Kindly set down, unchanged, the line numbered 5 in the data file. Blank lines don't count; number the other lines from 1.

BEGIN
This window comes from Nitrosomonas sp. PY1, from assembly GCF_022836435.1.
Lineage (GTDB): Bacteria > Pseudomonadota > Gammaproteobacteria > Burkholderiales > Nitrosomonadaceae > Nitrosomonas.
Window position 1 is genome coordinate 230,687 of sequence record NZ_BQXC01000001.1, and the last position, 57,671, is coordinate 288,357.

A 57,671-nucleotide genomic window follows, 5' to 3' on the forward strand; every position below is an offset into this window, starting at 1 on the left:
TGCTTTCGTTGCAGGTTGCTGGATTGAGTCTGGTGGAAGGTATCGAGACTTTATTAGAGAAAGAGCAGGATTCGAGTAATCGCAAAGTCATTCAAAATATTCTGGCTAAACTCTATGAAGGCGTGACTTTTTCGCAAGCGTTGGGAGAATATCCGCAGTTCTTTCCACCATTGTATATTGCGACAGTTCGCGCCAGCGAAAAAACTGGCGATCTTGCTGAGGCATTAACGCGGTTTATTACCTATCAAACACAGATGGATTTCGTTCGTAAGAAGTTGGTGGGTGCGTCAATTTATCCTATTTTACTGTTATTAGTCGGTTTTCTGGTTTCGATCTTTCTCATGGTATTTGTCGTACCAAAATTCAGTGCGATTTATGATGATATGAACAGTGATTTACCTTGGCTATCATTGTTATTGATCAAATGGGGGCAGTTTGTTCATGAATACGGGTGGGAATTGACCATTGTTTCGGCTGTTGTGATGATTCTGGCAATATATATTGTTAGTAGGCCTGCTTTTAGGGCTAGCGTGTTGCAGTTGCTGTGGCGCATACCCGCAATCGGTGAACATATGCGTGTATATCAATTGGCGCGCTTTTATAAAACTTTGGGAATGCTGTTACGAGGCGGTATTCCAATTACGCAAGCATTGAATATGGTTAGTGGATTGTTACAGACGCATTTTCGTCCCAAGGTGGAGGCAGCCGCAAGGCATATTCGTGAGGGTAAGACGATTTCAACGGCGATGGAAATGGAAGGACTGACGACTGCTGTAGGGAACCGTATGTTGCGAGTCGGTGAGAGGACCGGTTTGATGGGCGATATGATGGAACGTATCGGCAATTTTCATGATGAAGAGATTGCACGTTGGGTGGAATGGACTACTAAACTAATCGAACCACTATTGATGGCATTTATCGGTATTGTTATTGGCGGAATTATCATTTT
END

TGCTTTCGTTGCAGGTTGCTGGATTGAGTCTGGTGGAAGGTATCGAGACTTTATTAGAGAAAGAGCAGGATTCGAGTAATCGCAAAGTCATTCAAAATATTCTGGCTAAACTCTATGAAGGCGTGACTTTTTCGCAAGCGTTGGGAGAATATCCGCAGTTCTTTCCACCATTGTATATTGCGACAGTTCGCGCCAGCGAAAAAACTGGCGATCTTGCTGAGGCATTAACGCGGTTTATTACCTATCAAACACAGATGGATTTCGTTCGTAAGAAGTTGGTGGGTGCGTCAATTTATCCTATTTTACTGTTATTAGTCGGTTTTCTGGTTTCGATCTTTCTCATGGTATTTGTCGTACCAAAATTCAGTGCGATTTATGATGATATGAACAGTGATTTACCTTGGCTATCATTGTTATTGATCAAATGGGGGCAGTTTGTTCATGAATACGGGTGGGAATTGACCATTGTTTCGGCTGTTGTGATGATTCTGGCAATATATATTGTTAGTAGGCCTGCTTTTAGGGCTAGCGTGTTGCAGTTGCTGTGGCGCATACCCGCAATCGGTGAACATATGCGTGTATATCAATTGGCGCGCTTTTATAAAACTTTGGGAATGCTGTTACGAGGCGGTATTCCAATTACGCAAGCATTGAATATGGTTAGTGGATTGTTACAGACGCATTTTCGTCCCAAGGTGGAGGCAGCCGCAAGGCATATTCGTGAGGGTAAGACGATTTCAACGGCGATGGAAATGGAAGGACTGACGACTGCTGTAGGGAACCGTATGTTGCGAGTCGGTGAGAGGACCGGTTTGATGGGCGATATGATGGAACGTATCGGCAATTTTCATGATGAAGAGATTGCACGTTGGGTGGAATGGACTACTAAACTAATCGAACCACTATTGATGGCATTTATCGGTATTGTTATTGGCGGAATTATCATTTT